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From cybersecurity to social justice, Rubica CEO Frances Dewing is an agent of unexpected change – GeekWire


Frances Dewing, right, with her sister at a carnival-themed birthday bash. (Photo courtesy of Frances Dewing)

As CEO of a cybersecurity company that’s raised nearly $15 million in funding, Frances Dewing has a surprising confession to make.

“I felt very guilty about liking business,” said the co-founder of Seattle-based Rubica. “I’ve always had a social justice kind of pull.”

Dewing, who holds a law degree from the University of Washington, worked for a nonprofit legal aid program early in her career and was involved with immigrant advocacy and street youth while in law school. But Dewing was frustrated by inefficiencies in the not-for-profit sector. She didn’t like the limitations that came with having to ask people for donations in order to get your work done.

So Dewing took a role as chief operating officer for Concentric Advisors, a company providing physical and digital security to prominent and high-net-worth families. She started the cyber division at Concentric and realized there wasn’t a cyber security tool available that met individuals’ needs. To fill that gap, she helped spin out Rubica in 2016 as its COO, taking over as CEO two years ago. The company pitches itself as a security solution for people’s private and professional lives that’s accessible for non-tech experts.

Frances Dewing, CEO and co-founder of Rubica. (Rubica Photo)

At Rubica, Dewing takes pride in building a strong, supportive company culture. She saw evidence of her workplace community following the death of George Floyd in May and the mass protests against police brutality. The Friday after Floyd’s death, Dewing turned Rubica’s routine all-hands meeting over to discussion about the tragedy and racial inequity.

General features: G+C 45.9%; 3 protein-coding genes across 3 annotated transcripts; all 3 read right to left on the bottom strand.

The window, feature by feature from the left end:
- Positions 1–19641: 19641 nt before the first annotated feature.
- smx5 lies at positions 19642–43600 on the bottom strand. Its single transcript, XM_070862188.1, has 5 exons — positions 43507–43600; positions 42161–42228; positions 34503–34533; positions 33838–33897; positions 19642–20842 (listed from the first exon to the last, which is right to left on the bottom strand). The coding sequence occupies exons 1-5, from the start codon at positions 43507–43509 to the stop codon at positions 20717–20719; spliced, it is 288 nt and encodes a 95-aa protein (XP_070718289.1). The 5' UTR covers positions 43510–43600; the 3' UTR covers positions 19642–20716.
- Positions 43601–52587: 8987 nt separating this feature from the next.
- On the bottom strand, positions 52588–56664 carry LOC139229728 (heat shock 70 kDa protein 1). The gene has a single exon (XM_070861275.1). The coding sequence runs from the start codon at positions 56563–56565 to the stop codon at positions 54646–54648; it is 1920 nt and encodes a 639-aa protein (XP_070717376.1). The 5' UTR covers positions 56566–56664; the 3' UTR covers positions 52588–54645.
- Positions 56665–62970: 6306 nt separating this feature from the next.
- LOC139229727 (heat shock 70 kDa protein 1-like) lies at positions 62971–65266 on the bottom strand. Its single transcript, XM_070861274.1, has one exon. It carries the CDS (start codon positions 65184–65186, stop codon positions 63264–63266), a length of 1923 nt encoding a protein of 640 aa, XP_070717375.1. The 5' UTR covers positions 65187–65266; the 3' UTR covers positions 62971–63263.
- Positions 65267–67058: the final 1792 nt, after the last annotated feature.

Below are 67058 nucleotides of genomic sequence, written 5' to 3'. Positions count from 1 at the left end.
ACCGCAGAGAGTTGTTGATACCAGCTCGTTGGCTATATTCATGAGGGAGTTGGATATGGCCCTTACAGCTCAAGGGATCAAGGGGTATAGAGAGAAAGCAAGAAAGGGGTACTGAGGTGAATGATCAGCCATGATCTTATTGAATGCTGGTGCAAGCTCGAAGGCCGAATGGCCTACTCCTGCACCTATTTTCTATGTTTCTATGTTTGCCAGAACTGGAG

“Everyone shared really personal stories,” she said, “and they clearly felt really grateful to have work be a safe outlet for them.”

In June, Dewing formed the Washington Coalition of Businesses for Racial Justice, calling on Seattle Mayor Jenny Durkan to implement police reforms recommended by Seattle’s Community Police Commission.

Hundreds of business leaders joined the coalition, Dewing said, and more than 80 signed the letter to Durkan, including CEOs of some well known Seattle startups. She’s now partnering with Cindy Bright, a local community activist, to help local leaders better understand persistent issues in the Black community, including a lack of pay equity, voting rights and police issues. The coalition is urging companies to set goals for addressing some of their own equity issues.

“I often say that I want Rubica to be a platform for social change,” Dewing said, as much as a business selling cybersecurity. “Doing good in the world doesn’t have to look one way.”

We caught up with Dewing for this Working Geek, a regular GeekWire feature. Continue reading for her answers to our questionnaire.

Current location: I’m currently typing this while sitting on the bank of the Snoqualmie River. Normally, you’ll find me in my house in Seattle.

Computer types: I have both Mac and Windows computers for testing. But all my day-to-day activity is on a Mac.

Mobile devices: Google Pixel and an iPhone. Between phones and computers, I have all four major platforms covered!

Favorite apps, cloud services and software tools: I’m pretty practical so I like apps and tools that help me work efficiently (and securely): LastPass, Confluence/Jira, Tresorit. On the personal side, I’ve been using iMovie and iNaturalist during quarantine (to make funny movies with the kids, and identify plants on hikes).

Dewing’s work-from-home space.

Describe your workspace. Why does it work for you? I mostly just work from the kitchen table because there is lots of natural light and I like a large, clean space to spread out. (Despite all of my devices, I still take a lot of physical handwritten notes!) The best part about my workspace is all the kid-art I have around me for inspiration.

Your best advice for managing everyday work and life? I calendar and write everything down. It helps me both keep track of to-do’s and also forces me to schedule time for breaks and non-work things. I have a high work capacity and can focus for hours without taking a break. But then, later, I will realize how exhausted I am.

So, I literally schedule time for exercise and breaks during the weekdays. I also try to talk to at least one friend on the phone every week, even if it’s just for a few minutes. I’ve realized how important that non-work social interaction is for me, and it’s what I miss most in the COVID-19 era.

Your preferred social network? How do you use it for business/work? I’m not big on social media. I basically only use LinkedIn.